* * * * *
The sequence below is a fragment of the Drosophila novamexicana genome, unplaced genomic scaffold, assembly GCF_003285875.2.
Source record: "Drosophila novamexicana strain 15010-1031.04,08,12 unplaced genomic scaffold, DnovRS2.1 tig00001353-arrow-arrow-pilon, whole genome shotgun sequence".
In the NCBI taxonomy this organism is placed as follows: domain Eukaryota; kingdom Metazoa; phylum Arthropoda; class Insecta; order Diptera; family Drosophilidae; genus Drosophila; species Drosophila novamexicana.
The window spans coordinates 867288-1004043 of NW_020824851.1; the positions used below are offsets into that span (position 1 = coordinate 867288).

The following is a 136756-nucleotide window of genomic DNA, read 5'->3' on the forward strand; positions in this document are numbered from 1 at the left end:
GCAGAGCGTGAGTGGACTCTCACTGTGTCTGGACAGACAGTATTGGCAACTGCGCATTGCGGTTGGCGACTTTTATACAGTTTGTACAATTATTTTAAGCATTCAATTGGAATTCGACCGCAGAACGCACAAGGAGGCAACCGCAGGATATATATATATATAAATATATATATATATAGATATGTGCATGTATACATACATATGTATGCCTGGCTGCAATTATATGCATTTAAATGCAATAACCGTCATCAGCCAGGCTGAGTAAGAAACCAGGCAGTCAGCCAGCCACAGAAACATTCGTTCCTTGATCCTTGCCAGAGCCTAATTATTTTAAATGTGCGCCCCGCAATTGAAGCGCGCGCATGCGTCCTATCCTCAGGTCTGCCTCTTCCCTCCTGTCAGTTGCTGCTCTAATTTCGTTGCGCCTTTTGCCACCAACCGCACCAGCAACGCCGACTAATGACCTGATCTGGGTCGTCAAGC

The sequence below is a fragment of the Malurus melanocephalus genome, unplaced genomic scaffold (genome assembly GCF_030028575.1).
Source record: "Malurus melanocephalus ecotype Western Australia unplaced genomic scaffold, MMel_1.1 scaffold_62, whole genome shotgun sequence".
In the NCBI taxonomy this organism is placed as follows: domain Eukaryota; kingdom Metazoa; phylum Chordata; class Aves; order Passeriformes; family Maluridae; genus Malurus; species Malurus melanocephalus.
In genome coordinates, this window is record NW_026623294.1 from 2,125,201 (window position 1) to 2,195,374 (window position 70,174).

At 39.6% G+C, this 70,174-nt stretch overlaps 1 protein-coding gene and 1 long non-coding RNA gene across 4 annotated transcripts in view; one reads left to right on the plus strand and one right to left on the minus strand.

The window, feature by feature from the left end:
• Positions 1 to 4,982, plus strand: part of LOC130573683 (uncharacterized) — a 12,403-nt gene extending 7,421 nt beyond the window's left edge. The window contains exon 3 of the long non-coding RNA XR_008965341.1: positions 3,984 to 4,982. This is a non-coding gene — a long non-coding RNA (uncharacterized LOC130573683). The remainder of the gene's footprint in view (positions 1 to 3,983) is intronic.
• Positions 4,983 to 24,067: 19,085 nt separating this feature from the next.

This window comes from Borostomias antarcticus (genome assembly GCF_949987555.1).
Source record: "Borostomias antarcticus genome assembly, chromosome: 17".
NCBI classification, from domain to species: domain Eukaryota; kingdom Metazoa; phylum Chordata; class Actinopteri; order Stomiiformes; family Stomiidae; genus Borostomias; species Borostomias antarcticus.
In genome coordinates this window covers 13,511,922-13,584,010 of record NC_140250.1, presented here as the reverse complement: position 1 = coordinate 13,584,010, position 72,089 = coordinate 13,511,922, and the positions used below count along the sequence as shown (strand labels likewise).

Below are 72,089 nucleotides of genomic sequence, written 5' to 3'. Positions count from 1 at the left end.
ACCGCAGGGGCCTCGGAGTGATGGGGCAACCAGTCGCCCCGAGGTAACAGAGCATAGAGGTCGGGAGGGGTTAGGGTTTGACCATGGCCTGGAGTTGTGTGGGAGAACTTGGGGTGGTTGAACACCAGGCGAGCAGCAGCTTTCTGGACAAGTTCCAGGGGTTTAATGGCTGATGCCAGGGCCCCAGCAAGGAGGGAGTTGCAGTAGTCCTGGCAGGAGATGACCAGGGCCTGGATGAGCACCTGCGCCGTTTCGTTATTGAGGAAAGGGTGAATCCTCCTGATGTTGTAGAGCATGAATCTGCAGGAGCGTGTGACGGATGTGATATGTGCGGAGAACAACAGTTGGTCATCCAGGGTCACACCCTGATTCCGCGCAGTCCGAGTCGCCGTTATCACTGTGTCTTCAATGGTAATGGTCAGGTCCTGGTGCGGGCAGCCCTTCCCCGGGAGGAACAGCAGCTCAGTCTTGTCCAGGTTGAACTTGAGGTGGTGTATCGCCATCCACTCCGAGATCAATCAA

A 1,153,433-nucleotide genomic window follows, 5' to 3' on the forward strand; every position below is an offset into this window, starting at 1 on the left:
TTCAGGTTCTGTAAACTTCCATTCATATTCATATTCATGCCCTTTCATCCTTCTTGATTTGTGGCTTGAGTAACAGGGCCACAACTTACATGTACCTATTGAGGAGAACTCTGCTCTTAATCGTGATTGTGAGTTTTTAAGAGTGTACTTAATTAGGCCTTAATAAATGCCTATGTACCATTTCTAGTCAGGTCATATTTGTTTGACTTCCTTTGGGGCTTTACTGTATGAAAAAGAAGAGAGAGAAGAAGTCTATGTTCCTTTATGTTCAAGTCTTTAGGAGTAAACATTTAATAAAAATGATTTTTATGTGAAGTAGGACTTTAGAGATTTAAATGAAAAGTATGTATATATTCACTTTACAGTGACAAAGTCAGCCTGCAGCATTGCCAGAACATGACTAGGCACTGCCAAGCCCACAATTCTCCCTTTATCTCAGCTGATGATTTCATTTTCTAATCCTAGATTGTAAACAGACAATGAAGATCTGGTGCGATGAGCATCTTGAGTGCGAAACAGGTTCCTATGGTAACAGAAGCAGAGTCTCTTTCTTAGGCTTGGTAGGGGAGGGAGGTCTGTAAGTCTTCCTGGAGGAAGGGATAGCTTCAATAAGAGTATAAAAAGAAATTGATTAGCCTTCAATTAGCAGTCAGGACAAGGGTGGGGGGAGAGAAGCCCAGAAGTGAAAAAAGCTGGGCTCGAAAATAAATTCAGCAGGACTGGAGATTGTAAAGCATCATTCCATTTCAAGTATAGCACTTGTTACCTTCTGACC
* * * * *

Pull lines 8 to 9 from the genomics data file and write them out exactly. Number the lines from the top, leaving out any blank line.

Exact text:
Source record: "Malurus melanocephalus ecotype Western Australia unplaced genomic scaffold, MMel_1.1 scaffold_62, whole genome shotgun sequence".
In the NCBI taxonomy this organism is placed as follows: domain Eukaryota; kingdom Metazoa; phylum Chordata; class Aves; order Passeriformes; family Maluridae; genus Malurus; species Malurus melanocephalus.